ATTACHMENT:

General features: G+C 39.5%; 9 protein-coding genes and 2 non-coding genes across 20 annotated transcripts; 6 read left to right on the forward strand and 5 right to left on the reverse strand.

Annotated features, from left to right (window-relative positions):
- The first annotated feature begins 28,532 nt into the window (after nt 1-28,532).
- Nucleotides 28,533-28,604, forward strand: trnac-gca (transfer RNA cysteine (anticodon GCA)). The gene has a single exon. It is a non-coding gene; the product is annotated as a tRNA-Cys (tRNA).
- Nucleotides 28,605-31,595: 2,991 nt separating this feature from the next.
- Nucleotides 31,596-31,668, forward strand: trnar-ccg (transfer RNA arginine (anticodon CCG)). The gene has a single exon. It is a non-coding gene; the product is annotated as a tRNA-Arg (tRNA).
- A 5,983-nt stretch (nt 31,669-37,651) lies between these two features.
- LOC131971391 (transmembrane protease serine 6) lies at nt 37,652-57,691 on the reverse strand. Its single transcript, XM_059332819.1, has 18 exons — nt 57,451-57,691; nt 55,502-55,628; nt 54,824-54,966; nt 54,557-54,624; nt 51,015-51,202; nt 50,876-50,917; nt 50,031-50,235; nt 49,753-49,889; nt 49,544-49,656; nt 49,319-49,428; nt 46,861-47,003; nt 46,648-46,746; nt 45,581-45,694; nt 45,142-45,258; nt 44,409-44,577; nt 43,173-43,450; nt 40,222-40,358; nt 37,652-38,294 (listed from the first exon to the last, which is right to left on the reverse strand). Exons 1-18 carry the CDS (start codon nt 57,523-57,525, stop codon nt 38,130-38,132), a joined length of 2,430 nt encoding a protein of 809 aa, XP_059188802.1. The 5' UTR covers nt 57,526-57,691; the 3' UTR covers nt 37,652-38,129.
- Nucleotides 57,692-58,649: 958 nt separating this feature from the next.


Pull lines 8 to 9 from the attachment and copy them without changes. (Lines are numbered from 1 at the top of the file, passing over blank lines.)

- LOC131971391 (transmembrane protease serine 6) lies at nt 37,652-57,691 on the reverse strand. Its single transcript, XM_059332819.1, has 18 exons — nt 57,451-57,691; nt 55,502-55,628; nt 54,824-54,966; nt 54,557-54,624; nt 51,015-51,202; nt 50,876-50,917; nt 50,031-50,235; nt 49,753-49,889; nt 49,544-49,656; nt 49,319-49,428; nt 46,861-47,003; nt 46,648-46,746; nt 45,581-45,694; nt 45,142-45,258; nt 44,409-44,577; nt 43,173-43,450; nt 40,222-40,358; nt 37,652-38,294 (listed from the first exon to the last, which is right to left on the reverse strand). Exons 1-18 carry the CDS (start codon nt 57,523-57,525, stop codon nt 38,130-38,132), a joined length of 2,430 nt encoding a protein of 809 aa, XP_059188802.1. The 5' UTR covers nt 57,526-57,691; the 3' UTR covers nt 37,652-38,129.
- Nucleotides 57,692-58,649: 958 nt separating this feature from the next.